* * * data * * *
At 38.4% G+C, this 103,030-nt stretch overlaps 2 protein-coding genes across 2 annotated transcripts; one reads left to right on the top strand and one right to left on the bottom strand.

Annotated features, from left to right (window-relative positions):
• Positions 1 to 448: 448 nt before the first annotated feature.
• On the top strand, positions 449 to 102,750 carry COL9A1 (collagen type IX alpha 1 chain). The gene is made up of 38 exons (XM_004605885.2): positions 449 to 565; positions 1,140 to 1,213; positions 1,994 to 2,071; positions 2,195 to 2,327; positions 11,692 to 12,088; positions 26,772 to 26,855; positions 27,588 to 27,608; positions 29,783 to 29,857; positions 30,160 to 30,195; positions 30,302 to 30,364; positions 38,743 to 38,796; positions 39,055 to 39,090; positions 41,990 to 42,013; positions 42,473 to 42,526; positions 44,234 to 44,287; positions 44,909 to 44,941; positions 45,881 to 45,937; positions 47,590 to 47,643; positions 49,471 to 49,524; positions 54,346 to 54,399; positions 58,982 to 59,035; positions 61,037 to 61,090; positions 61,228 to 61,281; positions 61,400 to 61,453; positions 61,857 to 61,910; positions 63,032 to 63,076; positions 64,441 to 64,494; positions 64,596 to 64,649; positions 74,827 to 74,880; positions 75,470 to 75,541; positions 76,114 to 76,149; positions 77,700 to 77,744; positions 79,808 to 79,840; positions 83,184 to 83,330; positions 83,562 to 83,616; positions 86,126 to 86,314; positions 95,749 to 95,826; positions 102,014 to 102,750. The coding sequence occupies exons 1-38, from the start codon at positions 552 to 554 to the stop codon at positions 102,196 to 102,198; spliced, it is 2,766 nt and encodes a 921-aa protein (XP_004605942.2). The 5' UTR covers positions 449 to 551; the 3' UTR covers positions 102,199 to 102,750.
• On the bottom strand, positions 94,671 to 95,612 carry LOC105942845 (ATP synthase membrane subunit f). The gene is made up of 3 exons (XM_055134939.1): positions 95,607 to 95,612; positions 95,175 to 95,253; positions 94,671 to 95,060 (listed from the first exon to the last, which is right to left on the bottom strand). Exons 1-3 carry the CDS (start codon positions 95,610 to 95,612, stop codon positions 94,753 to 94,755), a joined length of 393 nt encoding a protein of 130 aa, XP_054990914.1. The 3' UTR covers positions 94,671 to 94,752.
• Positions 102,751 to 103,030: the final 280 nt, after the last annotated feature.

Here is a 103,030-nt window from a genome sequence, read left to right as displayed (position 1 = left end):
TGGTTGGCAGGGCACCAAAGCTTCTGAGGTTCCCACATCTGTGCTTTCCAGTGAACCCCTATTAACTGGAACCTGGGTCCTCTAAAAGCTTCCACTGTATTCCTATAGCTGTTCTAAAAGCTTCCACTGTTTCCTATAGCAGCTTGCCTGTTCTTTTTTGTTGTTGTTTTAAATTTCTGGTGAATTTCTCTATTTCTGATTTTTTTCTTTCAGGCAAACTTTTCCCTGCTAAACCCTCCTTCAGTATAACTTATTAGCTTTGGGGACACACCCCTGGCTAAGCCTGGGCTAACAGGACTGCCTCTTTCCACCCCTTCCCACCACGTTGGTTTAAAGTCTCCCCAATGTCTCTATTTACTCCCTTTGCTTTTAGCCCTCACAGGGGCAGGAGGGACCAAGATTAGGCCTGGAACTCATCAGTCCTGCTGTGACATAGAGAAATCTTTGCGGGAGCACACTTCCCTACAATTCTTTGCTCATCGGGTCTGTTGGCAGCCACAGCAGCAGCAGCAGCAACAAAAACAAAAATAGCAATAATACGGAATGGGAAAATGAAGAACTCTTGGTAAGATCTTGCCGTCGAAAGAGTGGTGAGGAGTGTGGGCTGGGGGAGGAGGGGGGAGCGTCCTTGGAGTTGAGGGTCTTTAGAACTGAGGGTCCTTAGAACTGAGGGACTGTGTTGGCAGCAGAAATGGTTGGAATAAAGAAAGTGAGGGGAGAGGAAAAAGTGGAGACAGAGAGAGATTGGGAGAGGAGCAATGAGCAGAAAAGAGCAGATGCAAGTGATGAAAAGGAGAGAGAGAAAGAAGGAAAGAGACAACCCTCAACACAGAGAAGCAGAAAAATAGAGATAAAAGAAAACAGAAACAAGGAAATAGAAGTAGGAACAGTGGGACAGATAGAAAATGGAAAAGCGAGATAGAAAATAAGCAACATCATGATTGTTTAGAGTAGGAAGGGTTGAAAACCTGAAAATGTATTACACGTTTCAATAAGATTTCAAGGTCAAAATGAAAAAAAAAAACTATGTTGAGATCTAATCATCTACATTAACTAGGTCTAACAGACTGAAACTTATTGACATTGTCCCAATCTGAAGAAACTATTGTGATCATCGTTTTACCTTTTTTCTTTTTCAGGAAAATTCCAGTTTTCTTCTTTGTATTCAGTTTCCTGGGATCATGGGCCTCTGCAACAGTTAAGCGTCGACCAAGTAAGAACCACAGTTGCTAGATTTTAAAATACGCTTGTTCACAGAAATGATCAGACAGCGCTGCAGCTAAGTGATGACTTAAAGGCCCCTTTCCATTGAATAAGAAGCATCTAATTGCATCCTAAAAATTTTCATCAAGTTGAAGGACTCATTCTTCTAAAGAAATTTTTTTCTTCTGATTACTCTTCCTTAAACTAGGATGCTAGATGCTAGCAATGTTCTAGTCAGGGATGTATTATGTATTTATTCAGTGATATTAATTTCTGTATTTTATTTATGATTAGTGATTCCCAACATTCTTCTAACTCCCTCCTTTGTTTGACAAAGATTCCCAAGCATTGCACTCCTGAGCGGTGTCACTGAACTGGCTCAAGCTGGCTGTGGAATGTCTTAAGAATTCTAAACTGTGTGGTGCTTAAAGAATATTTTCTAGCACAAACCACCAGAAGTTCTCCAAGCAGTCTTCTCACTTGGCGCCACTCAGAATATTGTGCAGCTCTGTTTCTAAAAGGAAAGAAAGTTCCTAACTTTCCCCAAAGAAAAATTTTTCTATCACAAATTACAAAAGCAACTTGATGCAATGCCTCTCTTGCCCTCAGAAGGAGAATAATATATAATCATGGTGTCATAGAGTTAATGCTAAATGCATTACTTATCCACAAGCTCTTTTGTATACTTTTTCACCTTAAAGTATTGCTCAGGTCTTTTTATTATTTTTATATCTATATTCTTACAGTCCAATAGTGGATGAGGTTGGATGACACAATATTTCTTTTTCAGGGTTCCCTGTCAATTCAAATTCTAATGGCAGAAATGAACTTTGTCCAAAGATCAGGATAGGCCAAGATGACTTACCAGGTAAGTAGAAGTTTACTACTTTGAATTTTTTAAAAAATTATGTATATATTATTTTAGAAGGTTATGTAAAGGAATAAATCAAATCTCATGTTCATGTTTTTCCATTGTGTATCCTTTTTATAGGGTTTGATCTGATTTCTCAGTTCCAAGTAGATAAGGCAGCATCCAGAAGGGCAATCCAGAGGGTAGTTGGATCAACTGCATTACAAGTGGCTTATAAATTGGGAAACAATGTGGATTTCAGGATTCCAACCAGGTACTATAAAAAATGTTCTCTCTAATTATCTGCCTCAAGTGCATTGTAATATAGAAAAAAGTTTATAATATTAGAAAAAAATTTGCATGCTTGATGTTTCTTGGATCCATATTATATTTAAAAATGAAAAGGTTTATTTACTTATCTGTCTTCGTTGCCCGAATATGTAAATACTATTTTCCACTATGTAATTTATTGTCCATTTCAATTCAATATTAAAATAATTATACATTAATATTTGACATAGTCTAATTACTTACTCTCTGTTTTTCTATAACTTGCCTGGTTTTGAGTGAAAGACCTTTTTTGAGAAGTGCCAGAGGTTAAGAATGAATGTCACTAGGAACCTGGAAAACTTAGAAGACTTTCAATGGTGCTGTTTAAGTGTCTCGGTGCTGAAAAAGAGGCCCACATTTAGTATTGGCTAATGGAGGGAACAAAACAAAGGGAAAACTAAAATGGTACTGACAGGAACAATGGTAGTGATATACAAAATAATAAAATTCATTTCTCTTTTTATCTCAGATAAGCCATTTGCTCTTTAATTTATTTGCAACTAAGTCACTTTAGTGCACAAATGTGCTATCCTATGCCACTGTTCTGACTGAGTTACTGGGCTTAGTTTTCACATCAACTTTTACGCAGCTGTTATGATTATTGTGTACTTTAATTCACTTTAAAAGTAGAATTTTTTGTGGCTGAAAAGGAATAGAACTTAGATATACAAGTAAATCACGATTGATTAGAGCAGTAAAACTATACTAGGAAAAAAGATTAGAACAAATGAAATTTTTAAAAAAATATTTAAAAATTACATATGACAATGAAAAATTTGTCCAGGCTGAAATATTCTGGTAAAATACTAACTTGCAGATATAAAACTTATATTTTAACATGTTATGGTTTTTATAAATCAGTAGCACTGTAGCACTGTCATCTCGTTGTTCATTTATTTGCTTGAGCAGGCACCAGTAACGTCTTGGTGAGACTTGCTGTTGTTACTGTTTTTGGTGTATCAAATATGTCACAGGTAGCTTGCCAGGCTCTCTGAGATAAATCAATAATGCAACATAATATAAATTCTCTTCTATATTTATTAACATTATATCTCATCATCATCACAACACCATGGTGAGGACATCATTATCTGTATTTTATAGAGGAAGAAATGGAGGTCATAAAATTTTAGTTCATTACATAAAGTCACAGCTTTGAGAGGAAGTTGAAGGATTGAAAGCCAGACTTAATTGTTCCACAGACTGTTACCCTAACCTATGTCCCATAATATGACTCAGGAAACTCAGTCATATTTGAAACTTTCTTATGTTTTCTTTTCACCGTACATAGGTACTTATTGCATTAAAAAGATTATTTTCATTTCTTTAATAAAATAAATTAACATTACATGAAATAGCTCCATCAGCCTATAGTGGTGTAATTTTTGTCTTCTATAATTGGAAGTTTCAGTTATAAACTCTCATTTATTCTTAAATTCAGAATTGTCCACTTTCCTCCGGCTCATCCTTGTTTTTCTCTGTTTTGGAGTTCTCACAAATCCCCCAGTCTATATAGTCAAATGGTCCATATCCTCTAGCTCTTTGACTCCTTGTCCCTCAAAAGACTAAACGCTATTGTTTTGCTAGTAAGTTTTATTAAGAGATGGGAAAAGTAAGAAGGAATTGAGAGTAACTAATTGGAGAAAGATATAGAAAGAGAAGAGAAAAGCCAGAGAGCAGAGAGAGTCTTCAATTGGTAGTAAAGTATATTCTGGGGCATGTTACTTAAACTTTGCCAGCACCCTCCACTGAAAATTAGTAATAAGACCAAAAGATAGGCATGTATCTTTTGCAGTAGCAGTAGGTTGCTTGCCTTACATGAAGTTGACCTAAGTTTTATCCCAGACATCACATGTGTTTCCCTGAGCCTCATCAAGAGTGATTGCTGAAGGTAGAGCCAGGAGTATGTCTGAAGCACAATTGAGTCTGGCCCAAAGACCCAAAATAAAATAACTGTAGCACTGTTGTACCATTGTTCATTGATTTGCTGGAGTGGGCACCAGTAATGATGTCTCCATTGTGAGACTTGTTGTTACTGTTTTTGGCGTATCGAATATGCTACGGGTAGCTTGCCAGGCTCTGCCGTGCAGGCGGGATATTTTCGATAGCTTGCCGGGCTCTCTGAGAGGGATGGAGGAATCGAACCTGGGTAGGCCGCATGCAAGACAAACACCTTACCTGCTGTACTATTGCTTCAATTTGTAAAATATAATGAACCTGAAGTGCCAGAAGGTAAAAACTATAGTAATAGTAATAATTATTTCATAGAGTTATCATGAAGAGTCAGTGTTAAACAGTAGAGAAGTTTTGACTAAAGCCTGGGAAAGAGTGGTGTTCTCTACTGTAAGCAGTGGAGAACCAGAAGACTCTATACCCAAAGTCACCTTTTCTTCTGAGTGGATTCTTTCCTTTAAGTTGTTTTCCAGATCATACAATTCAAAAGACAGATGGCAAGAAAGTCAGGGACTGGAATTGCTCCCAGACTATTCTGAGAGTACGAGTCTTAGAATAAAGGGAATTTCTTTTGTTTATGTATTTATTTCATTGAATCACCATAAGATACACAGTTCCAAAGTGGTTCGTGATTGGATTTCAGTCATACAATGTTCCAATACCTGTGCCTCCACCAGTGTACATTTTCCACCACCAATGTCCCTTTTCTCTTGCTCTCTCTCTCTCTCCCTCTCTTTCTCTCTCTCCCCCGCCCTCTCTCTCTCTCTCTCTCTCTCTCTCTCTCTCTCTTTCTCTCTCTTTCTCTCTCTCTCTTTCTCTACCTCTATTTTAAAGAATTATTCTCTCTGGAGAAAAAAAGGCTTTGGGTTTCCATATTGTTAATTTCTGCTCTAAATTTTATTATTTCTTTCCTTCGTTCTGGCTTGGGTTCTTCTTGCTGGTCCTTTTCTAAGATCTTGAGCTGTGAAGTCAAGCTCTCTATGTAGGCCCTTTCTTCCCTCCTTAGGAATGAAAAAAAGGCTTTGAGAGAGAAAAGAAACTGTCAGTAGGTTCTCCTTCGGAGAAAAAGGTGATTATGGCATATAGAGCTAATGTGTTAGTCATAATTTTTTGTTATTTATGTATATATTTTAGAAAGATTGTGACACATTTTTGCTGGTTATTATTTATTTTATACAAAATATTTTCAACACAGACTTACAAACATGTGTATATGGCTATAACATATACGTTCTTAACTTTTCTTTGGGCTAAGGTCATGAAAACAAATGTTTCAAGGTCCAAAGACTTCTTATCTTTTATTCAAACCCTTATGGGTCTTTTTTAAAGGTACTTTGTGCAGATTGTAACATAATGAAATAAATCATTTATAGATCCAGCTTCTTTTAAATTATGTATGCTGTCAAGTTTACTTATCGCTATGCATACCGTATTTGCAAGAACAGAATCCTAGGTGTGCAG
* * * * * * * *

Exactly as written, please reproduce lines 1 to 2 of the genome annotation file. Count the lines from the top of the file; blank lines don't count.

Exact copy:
At 38.4% G+C, this 103,030-nt stretch overlaps 2 protein-coding genes across 2 annotated transcripts; one reads left to right on the top strand and one right to left on the bottom strand.

Annotated features, from left to right (window-relative positions):